This is an exquisite and poignant, signed titled and dated monotype by the accomplished printmaker Vincent Longo, who taught printmaking for years at Bennington College in the 1960s and later Hunter College in New York City. This was acquired from the Estate of Gene Baro, the influental curator and art writer who featured Longo's work in print shows that he curated at the Brooklyn Museum as well as Bennington College. The present work is in excellent condition, though there is an ever so small red speck at the very bottom of the sheet, which would easily frame out or be removed by a restorer. (It is literally a dot, and no longer, on the paper, near the margin.)
More biographical background on the artist:
Vincent Longo studied art at Cooper Union where he learned about Cubism and oriental philosophy. At the Brooklyn Museum Art School, he took a class with Max Beckmann shortly before he died and later studied Louis Schanker, according to the curator David Acton a tremendously influential printmaker who was at the center of the New York "print revival" of the late 1940's. In 1954 he became a regular at Eighth-Street Club and the Cedar Tavern where Abstract Expressionists talked and drank. "We were all closely linked to de Kooning, Rothko, and Motherwell, as well as to Pollock", Longo told the art historian Judith Goldman. "Pollock was the force, in a way that other painters could not be." Like other first and second generation Abstract Expressionists, Longo was passionate about oriental calligraphy, Jung, Monet and jazz. Influenced as a young artist by early Kandinsky and by expressionist abstraction, he would be increasingly drawn to Mondrian, who he says,"had a more dominant influence on me than anyone else."
In 1957 Longo became a lynchpin in the soon to be legendary art department of Bennington College that attracted Clement Greenburg and Color Field Painters like Kenneth Noland and Jules Olitski. In his 10 years at this Vermont woman's college, Longo helped give printmaking an academic seriousness and became friends with Peter Stroud and Tony Smith. His paintings became less gestural and more spare and frontal. He began working with grids and with centralized images, some inspired by the mandala-circle within a square and a dot in the middle. In 1967 Smith was instrumental in Longo's return to New York City to teach full-time, again mostly printmaking, at another soon-to-be legendary art department, this one at the larger and grittier Hunter College, with which Longo would remain affiliated for 35 years. In the 70's he began exhibiting regularly, at the Susan Caldwell and Condesco Lawler Galleries in Soho and at the Andrew Crispo Gallery uptown. His grids became increasingly suggestive-of ground plans, for example, and aerial reconnaissance photographs, and forests, and the dazzling possibilities of the design imagination.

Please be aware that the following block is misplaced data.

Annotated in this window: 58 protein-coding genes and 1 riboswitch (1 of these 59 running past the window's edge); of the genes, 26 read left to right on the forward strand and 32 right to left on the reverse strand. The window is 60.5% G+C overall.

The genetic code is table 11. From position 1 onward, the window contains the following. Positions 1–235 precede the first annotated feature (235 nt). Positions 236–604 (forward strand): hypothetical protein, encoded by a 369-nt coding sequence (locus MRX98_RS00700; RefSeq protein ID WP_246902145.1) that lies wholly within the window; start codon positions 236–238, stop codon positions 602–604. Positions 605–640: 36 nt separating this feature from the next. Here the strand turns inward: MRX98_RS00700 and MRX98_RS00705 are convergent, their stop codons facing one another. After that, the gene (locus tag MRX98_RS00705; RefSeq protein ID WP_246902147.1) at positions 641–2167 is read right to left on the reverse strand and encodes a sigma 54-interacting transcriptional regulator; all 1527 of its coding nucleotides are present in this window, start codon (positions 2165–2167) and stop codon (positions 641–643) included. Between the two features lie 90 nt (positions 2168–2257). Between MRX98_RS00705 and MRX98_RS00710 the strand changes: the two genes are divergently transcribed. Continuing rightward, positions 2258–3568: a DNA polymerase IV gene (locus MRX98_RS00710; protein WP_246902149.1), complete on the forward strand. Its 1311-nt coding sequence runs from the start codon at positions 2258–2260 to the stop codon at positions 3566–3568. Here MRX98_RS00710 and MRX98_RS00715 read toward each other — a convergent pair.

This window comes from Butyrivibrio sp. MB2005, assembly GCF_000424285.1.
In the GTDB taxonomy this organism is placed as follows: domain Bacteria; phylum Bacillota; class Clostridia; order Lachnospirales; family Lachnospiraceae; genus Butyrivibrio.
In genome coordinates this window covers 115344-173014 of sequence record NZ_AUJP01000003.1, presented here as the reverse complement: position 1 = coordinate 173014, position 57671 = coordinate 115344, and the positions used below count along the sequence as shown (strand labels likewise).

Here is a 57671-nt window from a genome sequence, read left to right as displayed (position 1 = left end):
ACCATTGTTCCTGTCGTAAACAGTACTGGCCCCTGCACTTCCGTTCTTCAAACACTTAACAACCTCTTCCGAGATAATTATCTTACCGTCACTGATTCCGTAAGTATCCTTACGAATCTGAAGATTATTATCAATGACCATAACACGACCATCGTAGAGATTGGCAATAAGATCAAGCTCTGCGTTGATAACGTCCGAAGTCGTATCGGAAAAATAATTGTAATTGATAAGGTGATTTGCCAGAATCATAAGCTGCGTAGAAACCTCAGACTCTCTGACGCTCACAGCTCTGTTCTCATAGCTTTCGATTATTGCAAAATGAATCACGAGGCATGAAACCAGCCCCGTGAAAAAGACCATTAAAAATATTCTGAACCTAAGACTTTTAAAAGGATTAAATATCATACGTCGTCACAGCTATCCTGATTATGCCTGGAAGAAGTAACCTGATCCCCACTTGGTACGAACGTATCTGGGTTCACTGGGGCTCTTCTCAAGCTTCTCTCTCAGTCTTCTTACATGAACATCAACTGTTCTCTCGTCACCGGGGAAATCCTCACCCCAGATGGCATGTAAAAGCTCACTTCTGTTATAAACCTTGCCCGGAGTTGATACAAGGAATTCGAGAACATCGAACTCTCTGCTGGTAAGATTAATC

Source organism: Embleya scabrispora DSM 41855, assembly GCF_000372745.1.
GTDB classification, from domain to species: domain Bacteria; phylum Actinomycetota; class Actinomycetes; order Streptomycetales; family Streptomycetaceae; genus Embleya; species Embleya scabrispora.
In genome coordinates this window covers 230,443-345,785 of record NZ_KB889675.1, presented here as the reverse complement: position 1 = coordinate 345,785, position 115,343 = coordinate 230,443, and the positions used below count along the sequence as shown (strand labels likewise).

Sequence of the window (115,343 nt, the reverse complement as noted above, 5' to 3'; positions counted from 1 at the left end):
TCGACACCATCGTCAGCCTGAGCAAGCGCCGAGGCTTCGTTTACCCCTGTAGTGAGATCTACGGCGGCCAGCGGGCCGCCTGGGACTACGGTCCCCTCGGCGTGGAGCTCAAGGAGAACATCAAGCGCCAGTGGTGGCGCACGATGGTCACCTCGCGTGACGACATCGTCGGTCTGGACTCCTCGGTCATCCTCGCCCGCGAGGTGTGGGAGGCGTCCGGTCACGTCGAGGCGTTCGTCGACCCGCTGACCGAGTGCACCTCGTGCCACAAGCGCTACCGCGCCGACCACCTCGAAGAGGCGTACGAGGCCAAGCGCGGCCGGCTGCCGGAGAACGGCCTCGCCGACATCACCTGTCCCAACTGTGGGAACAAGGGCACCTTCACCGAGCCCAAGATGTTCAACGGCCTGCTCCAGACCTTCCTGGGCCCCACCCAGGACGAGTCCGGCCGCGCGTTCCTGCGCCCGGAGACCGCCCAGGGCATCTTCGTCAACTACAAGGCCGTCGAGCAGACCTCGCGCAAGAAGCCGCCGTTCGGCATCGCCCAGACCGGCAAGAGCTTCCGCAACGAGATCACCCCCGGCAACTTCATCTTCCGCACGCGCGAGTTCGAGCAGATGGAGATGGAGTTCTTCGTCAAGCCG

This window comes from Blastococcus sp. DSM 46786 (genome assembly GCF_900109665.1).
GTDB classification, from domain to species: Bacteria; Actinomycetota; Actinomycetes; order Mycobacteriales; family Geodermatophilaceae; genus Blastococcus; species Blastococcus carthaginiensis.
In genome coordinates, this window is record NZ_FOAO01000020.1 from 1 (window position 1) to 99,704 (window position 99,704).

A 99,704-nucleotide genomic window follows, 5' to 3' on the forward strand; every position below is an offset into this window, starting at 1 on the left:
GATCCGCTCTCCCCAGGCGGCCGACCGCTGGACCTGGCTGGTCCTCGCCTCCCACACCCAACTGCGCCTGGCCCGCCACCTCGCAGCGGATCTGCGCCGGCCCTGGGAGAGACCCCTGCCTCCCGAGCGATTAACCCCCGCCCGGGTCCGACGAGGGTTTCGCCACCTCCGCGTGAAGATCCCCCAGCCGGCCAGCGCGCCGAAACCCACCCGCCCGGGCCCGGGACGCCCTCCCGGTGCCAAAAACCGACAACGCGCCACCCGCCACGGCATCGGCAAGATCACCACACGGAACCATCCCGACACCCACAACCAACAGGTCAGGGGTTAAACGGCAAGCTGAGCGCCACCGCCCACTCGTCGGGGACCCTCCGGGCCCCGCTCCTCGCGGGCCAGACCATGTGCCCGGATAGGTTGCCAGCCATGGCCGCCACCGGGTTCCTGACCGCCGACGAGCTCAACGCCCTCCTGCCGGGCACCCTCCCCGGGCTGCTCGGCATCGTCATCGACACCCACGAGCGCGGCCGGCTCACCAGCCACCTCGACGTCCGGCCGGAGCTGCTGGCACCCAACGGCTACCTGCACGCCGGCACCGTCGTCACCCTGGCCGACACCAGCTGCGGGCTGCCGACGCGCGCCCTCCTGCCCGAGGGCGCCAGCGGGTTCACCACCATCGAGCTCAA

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Signature: Pencil signed and dated 1964 lower right; pencil titled "Klee Study" lower left
The Estate of curator Gene Baro